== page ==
We are a commune of inquiring, skeptical, politically centrist, capitalist, anglophile, traditionalist New England Yankee humans, humanoids, and animals with many interests beyond and above politics. Each of us has had a high-school education (or GED), but all had ADD so didn't pay attention very well, especially the dogs. Each one of us does "try my best to be just like I am," and none of us enjoys working for others, including for Maggie, from whom we receive neither a nickel nor a dime. Freedom from nags, cranks, government, do-gooders, control-freaks and idiots is all that we ask for.
"Yes, New Orleans has a 28 percent poverty rate, and yes, New Orleans is 67 percent black. But nearly two-thirds of New Orleans’s blacks aren’t poor.
Yes, it’s true that nearly 25 percent of New Orleans’s families live on less than $15,000 a year, according to the 2000 Census. But 19 percent of New York’s families live on less than $15,000—and it’s much more expensive for poor people to live in New York, making them poorer. The median monthly New York rent is $705, and the median monthly mortgage is $1,535—compared with monthly costs of $488 and $910 respectively in New Orleans.
Despite the images of collective helplessness broadcast after Katrina, New Orleans does not have a stratospherically high government-dependency rate. In 2002, it had 6,696 families on cash welfare, or 3.6 percent, compared with New York City’s 98,000 families, or 3.2 percent. In 2000, 7.8 percent of New Orleans households received Supplemental Security Income, compared with 7.5 percent in New York.
Anyone familiar with New Orleans knows that the city is filled with hard-working people—most of them black. Welfare reform, in New Orleans as in the rest of the country, worked; between 1996 and 2002, Louisiana cut its welfare rolls by 66 percent. The only virtue of New Orleans’s tourism-dependent economy is that those with few skills who want to work can work; the city’s unemployment rate was 5.2 percent during 2004, lower than New York’s 7.1 percent.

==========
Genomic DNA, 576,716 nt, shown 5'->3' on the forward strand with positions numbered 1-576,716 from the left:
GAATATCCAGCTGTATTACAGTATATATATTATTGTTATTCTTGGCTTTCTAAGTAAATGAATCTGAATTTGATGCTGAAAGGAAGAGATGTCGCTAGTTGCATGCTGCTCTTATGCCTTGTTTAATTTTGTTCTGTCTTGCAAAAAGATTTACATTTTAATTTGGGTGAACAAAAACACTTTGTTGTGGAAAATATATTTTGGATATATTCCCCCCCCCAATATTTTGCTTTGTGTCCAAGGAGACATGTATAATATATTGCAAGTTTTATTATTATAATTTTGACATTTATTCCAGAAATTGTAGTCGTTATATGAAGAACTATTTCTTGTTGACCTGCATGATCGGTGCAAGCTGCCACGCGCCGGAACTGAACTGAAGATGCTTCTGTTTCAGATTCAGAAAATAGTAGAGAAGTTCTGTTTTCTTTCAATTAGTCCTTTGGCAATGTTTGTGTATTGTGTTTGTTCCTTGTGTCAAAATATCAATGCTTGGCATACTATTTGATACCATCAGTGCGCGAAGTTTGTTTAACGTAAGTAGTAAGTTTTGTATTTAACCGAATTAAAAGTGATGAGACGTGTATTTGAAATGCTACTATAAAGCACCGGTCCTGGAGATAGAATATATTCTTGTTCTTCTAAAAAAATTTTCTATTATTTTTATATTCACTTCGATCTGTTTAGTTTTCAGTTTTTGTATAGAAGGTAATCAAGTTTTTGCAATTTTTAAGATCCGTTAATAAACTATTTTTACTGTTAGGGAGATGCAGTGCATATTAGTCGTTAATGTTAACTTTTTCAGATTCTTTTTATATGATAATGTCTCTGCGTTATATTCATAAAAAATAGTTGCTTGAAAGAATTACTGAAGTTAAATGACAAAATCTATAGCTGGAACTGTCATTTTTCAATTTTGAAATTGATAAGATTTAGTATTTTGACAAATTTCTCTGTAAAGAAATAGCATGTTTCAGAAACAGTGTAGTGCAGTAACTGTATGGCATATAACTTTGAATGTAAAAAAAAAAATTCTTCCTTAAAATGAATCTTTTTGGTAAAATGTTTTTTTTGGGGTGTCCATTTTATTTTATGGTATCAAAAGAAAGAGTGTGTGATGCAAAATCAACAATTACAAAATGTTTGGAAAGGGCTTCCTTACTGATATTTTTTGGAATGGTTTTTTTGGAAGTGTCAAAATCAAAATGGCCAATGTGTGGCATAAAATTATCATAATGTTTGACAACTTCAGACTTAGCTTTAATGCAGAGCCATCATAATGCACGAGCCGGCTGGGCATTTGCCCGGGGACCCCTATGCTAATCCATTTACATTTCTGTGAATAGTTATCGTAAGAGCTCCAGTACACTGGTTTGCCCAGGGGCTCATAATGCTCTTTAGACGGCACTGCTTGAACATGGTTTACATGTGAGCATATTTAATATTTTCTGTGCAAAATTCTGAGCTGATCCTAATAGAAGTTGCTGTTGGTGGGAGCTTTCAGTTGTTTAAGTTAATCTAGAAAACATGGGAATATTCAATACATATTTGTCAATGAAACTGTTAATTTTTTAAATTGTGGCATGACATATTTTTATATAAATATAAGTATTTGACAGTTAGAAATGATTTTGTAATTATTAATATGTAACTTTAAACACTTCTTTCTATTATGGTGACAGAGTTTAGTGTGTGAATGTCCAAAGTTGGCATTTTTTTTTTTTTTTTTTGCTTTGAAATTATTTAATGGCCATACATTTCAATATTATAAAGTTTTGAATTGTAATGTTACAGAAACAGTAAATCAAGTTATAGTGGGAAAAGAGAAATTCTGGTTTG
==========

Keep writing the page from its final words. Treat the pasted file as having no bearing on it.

But not all black New Orleanians are consigned to working as busboys or hotel maids. The city long has had a substantial black middle class, and indeed a black affluent class."
"I share Murray's sentiment expressed at the beginning of his article where he says, "Watching the courage of ordinary low-income people as they deal with the aftermath of Katrina and Rita, it is hard to decide which politicians are more contemptible -- Democrats who are rediscovering poverty and blaming it on George W. Bush, or Republicans who are rediscovering poverty and claiming that the government can fix it." Since President Johnson's War on Poverty, controlling for inflation, the nation has spent $9 trillion on about 80 anti-poverty programs. To put that figure in perspective, last year's U.S. GDP was $11 trillion; $9 trillion exceeds the GDP of any nation except the U.S. Hurricanes Katrina and Rita uncovered the result of the War on Poverty -- dependency and self-destructive behavior.
Guess what the president and politicians from both parties are asking the American people to do? If you said, "Enact programs that will sustain and enhance dependency," go to the head of the class."
"Probably the single greatest problem between blacks and whites in America is that we are forever witness to each other's great shames. This occurred to me in the immediate aftermath of Katrina, when so many black people were plunged into misery that it seemed the hurricane itself had held a racial animus. I felt a consuming empathy but also another, more atavistic impulse. I did not like my people being seen this way. Beyond the human mess one expects to see after a storm like this, another kind of human wretchedness was on display. In the people traversing waist-deep water and languishing on rooftops were the markers of a deep and static poverty. The despair over the storm that was so evident in people's faces seemed to come out of an older despair, one that had always been there. Here--40 years after the great civil rights victories and 50 years after Rosa Parks's great refusal--was a poverty that oppression could no longer entirely explain. Here was poverty with an element of surrender in it that seemed to confirm the worst charges against blacks: that we are inferior, that nothing really helps us, that the modern world is beyond our reach."